similar to if you were contributing to a traditional 401k plan so the
contributions he made to the HSA will reduce our taxable income which it would
have done anyway it just would have been on his return versus mine and so really
it’s just gonna be combining the benefit however with getting married the
contribution limits are higher when you’re married than when you are single
which makes sense however he doesn’t contribute nearly enough to the maximum
that is even gonna affect us at least this year and so that’s just a nice
aside now in terms of business gains and losses as you guys know I am an
entrepreneur I do have two businesses that I run on top of my 9 to 5 one being
the bemused which is centered around our YouTube channel that you’re watching
right now if you guys didn’t know the bemused is a sole proprietorship it is
my company so all of the expenses all of the income everything like that
historically flowed through to my tax return and previous to this like last
year it was just losses because we weren’t making money yet but in 2020 now
we are and so I expect to at least have some type of profit from the bemused this
year so meshack will therefore reap any benefits of any business losses that we
potentially have or even the business income will also affect him because that
will just roll up onto our returns especially if we are filing jointly one
big thing that’s really gonna affect us going forward is the student loan
interest deduction as you guys know Meshack and I are in an unspeakable amount
of student loan debt you guys already know the situation you already know what
it is so in 2019 I actually made enough income that I actually started to phase
out from being able to take the student loan deduction so I wasn’t able to take
the full amount because of my income however with a combined income I don’t
think that we will be in the phase-out range anymore with meshack and i’s
combined income because i do make more than Meshack currently if all stays the
same then we will not be in the phase-out range anymore and we’ll be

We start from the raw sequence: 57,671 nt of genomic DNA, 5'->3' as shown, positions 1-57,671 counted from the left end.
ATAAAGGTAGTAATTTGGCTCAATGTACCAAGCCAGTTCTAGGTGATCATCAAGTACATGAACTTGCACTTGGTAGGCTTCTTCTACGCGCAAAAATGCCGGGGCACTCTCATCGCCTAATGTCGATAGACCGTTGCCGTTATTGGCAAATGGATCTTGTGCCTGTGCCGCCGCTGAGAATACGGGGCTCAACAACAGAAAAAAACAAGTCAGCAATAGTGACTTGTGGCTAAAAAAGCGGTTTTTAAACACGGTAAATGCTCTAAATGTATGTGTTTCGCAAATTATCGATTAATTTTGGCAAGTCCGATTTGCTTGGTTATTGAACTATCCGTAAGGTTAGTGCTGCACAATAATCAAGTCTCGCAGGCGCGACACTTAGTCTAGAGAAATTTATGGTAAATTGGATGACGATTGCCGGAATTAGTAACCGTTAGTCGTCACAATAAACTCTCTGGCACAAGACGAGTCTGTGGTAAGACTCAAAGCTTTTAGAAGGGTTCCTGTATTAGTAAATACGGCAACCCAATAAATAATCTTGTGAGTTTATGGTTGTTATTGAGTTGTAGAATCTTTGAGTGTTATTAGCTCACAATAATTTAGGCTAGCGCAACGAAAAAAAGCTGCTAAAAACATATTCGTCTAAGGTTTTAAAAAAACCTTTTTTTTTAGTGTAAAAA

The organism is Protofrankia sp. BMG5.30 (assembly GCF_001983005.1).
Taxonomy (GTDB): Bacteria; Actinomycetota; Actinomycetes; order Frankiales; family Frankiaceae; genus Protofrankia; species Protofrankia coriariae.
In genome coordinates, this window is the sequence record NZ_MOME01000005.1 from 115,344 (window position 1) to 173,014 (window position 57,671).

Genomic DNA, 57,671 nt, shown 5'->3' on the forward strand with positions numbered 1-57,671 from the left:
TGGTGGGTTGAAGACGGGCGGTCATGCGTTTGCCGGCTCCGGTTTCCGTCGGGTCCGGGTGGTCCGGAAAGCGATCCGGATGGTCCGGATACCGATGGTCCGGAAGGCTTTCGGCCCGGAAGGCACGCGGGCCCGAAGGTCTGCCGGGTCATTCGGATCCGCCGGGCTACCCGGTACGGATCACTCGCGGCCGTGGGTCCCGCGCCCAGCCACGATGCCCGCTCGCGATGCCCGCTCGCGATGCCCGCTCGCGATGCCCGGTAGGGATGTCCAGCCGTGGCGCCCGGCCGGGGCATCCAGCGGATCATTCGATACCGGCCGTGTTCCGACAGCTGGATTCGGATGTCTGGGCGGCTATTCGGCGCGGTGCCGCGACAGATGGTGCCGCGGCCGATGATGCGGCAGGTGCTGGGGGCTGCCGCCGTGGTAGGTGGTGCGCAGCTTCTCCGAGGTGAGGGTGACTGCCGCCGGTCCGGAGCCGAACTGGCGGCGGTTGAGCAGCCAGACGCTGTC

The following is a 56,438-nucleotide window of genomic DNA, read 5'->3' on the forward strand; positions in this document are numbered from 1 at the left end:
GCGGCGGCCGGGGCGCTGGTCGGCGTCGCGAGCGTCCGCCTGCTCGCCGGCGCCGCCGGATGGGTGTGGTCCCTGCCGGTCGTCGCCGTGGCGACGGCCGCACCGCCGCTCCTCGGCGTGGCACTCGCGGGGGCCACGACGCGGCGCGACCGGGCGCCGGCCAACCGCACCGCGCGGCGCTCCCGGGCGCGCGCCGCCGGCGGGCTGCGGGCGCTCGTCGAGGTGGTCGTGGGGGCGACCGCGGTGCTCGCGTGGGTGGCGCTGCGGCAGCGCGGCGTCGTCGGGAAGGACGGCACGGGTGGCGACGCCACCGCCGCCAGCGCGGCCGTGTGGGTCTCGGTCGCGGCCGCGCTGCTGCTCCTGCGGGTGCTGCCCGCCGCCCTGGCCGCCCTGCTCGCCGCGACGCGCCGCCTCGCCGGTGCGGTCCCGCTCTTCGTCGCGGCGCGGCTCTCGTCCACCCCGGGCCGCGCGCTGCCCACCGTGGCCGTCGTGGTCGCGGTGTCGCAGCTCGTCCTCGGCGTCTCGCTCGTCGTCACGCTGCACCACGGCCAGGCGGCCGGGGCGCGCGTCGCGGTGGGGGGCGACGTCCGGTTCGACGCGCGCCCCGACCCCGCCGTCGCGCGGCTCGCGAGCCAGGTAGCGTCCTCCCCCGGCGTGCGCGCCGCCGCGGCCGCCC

able to take advantage of the full twenty five hundred dollar student loan
interest deduction however the student interest deduction is twenty five
hundred dollars per return not per person so before where I was getting my
own twenty five hundred he was getting his own twenty five hundred student loan
deduction if we do married filing jointly it’s $2,500 per
return so that’s gonna kind of suck and that’s still better than filing married
filing separately because if you file separately you can’t take the student
loan interest deduction at all and so that’s gonna cost us about five hundred
and fifty dollars worth of tax savings which is gonna suck but like I said it’s
better than man filing separate because something’s better than nothing another
consideration is actually how we’re gonna file our taxes so Meshack and I
have been doing our own tax returns for free for the past couple of years either
using free file software through TurboTax I think last year I used H&R
Block this year I ended up using Credit Karma because my income was too much to
use one of the Federal Free File programs and Credit Karma allows you to
file for free regardless of your income so that’s the software that I use dto
find my 2019 tax return however as you guys know Meshack works in Maryland
he’s a Maryland resident and I worked in Massachusetts so therefore if we file a
joint return we will need to file taxes in both Maryland and Massachusetts
because we both have income coming from two states and one of the limitations of
Credit Karma is that they only allow you to file a tax return in one state so now
we got to figure out how we’re actually gonna file our taxes because all of our
free options seem to now haven’t been extinguished but we’re gonna do some